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This is how high Rick Nash’s price tag was for Blue Jackets’ trade with Rangers

Getty ImagesColumbus Blue Jackets GM Scott Howson made a few things clear after the NHL Trade Deadline passed without star Rick Nash being dealt.

First, that it was Nash who asked for the trade, rather than management approaching him. Second, that his asking price for Nash wasn't going to budge even if his captain wanted out.

"The price was high. I don't apologize for that. It had to be high," he said.

How high?

"It's high, that's all I'm going to say."

No, seriously, how high? (Incidentally, that's our second favorite Method Man comedy. Right behind "Soul Plane.")

Larry Brooks of the New York Post tells us how high, as New York Rangers GM Glen Sather offered a significant package that didn't come close to this asking price:

He is believed to have offered the Blue Jackets a five-asset package including Brandon Dubinsky, 21-year-old top defense prospect Tim Erixon, highly regarded 2011 first-round draft choice J.T. Miller and 2010 second-round pick Christian Thomas, along with a 2012 first-round selection in order to make it happen as yesterday's 3 p.m. trade deadline approached.

There is a difference though between lusting and sinning, the latter the impulse Sather ultimately resisted by rejecting Howson's laughable demand the package include Dubinsky — plus either Ryan McDonagh or Michael Del Zotto — plus either Derek Stepan or Carl Hagelin — plus 2009 first-rounder Chris Kreider, the Boston College winger who conceivably could join the Rangers when his college season ends — plus a 2012 first-round selection.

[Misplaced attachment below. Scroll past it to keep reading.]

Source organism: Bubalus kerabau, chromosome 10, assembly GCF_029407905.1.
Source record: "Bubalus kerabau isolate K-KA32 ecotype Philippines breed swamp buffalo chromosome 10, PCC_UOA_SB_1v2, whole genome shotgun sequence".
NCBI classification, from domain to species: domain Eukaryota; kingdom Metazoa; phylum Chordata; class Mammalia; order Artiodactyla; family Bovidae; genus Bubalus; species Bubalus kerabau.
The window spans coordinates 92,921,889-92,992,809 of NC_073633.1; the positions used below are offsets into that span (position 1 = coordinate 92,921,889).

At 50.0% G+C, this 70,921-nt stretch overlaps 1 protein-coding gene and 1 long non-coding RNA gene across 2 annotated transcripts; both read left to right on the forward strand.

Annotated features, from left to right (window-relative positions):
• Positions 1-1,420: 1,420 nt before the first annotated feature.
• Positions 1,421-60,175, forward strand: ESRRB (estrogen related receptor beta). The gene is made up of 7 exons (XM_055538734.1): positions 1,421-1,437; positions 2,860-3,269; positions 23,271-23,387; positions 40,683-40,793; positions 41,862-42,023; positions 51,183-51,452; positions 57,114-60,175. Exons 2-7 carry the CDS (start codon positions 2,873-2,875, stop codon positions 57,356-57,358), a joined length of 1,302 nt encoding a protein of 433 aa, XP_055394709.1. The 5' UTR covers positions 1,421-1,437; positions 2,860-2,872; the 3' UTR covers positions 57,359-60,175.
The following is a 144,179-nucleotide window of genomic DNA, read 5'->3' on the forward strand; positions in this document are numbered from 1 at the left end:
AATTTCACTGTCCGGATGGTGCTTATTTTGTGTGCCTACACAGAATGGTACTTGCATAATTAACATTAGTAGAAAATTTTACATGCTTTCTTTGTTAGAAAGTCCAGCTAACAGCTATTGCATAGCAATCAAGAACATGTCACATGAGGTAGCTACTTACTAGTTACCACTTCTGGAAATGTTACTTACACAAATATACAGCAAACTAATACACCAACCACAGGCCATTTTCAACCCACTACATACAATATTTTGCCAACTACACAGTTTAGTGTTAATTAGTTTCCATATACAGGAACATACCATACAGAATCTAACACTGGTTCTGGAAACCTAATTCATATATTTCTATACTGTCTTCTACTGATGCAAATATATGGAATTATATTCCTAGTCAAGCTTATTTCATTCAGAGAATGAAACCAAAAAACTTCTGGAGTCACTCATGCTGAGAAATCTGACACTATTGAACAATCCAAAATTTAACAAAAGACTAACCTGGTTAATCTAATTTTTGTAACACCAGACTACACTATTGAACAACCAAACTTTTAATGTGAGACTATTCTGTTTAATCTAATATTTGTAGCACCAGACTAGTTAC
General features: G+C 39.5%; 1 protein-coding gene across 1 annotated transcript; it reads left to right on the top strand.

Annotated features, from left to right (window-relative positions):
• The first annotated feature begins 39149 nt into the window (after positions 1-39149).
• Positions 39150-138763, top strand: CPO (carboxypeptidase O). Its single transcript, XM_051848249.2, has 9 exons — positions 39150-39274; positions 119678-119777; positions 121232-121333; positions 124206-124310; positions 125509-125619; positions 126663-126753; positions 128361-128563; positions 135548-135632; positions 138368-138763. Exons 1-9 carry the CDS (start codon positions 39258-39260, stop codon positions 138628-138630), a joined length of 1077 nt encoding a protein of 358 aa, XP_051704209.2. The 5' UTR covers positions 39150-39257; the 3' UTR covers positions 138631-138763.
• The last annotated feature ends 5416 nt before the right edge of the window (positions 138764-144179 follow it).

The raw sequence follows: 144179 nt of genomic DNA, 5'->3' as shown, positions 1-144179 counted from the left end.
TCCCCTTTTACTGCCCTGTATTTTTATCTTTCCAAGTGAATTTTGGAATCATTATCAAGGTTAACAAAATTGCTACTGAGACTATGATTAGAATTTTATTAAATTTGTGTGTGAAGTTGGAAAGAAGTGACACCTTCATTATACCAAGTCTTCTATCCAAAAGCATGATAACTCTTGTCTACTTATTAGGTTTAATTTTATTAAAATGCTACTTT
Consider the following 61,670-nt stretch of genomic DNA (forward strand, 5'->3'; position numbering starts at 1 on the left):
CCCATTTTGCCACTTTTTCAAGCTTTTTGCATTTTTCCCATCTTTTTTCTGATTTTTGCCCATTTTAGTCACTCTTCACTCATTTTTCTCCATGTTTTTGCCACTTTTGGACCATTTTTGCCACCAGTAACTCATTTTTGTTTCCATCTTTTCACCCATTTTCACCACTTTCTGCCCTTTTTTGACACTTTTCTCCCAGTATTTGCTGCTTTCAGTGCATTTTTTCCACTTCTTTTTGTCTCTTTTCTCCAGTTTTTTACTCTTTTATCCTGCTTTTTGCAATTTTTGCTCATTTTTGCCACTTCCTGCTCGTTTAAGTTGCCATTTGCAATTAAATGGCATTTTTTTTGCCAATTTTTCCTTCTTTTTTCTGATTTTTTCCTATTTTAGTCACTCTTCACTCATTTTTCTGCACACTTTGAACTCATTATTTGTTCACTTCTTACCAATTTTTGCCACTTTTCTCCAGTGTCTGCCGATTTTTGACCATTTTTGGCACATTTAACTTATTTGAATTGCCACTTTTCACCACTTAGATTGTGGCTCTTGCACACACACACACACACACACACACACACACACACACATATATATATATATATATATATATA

So the headline would have read: "Rangers trade Brandon Dubinsky, Ryan McDonagh, Derek Stepan, Chris Krieder and a first-round pick for Rick Nash." Wow.

Five assets for one player. Three more and $15 million in cash, and we're in Lindros territory.

Dealing one asset off a first-place team's roster would have been a risk. Dealing three from the 2011-12 Rangers, plus a can't-miss prospect and a first-rounder, is nonsensical. As Sather said, to the record:

"We like our team, we like where we are, we like the youth we have, we've got a program in place and we want to stick with it. You have to be careful in these situations. You can't dismantle the organization," Sather added.

The Rangers may still ante up and meet Howson's asking price; but to do it before seeing if this current collection of Blueshirts can win the franchise's second Stanley Cup since 1940 would be a disservice to their season.

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